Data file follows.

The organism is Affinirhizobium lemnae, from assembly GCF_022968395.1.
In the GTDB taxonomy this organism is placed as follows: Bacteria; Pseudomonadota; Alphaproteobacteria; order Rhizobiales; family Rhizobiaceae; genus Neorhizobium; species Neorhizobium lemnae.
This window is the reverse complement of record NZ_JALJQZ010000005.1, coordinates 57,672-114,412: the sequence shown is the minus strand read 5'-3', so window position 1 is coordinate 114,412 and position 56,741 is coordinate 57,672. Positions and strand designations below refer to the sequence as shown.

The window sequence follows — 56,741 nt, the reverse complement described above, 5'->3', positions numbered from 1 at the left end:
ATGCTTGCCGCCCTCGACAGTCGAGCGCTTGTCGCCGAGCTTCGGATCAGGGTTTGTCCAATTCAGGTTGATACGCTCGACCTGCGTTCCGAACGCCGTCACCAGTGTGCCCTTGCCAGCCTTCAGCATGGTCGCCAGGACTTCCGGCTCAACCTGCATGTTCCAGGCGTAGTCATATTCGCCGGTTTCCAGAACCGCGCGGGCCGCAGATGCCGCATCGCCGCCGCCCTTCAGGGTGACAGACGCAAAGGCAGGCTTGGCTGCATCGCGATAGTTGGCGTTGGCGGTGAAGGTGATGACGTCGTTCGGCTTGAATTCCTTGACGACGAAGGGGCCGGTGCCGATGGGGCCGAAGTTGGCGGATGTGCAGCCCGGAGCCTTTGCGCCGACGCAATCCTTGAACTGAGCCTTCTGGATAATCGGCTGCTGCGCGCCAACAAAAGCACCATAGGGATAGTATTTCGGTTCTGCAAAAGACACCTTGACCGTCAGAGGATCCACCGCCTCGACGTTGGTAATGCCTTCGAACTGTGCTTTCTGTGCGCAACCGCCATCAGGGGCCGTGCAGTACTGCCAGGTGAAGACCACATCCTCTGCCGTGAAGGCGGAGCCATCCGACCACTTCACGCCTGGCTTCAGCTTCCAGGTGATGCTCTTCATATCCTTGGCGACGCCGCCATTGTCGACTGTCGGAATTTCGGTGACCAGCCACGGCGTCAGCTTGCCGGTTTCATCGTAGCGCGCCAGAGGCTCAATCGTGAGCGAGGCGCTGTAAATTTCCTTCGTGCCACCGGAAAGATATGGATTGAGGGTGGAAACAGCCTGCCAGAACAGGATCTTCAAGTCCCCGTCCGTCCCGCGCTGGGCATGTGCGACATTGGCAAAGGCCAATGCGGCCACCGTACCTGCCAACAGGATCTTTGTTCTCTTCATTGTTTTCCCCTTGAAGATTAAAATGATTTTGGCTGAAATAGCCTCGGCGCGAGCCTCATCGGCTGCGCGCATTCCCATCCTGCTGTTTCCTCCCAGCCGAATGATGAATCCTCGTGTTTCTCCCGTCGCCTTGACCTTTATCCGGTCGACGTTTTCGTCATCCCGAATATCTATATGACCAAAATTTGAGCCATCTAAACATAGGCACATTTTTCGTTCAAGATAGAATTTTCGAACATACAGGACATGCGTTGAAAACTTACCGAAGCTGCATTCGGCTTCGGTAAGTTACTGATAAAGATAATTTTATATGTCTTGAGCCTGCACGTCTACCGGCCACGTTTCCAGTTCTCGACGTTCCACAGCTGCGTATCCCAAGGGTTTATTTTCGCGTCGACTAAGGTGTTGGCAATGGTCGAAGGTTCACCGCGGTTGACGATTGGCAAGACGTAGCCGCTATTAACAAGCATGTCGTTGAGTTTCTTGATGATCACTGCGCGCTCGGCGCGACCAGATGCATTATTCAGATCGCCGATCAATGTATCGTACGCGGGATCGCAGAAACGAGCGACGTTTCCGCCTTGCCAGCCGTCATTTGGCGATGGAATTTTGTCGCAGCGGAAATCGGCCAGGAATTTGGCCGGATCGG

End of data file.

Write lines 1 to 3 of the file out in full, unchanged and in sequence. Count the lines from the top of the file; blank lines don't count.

The organism is Affinirhizobium lemnae, from assembly GCF_022968395.1.
In the GTDB taxonomy this organism is placed as follows: Bacteria; Pseudomonadota; Alphaproteobacteria; order Rhizobiales; family Rhizobiaceae; genus Neorhizobium; species Neorhizobium lemnae.
This window is the reverse complement of record NZ_JALJQZ010000005.1, coordinates 57,672-114,412: the sequence shown is the minus strand read 5'-3', so window position 1 is coordinate 114,412 and position 56,741 is coordinate 57,672. Positions and strand designations below refer to the sequence as shown.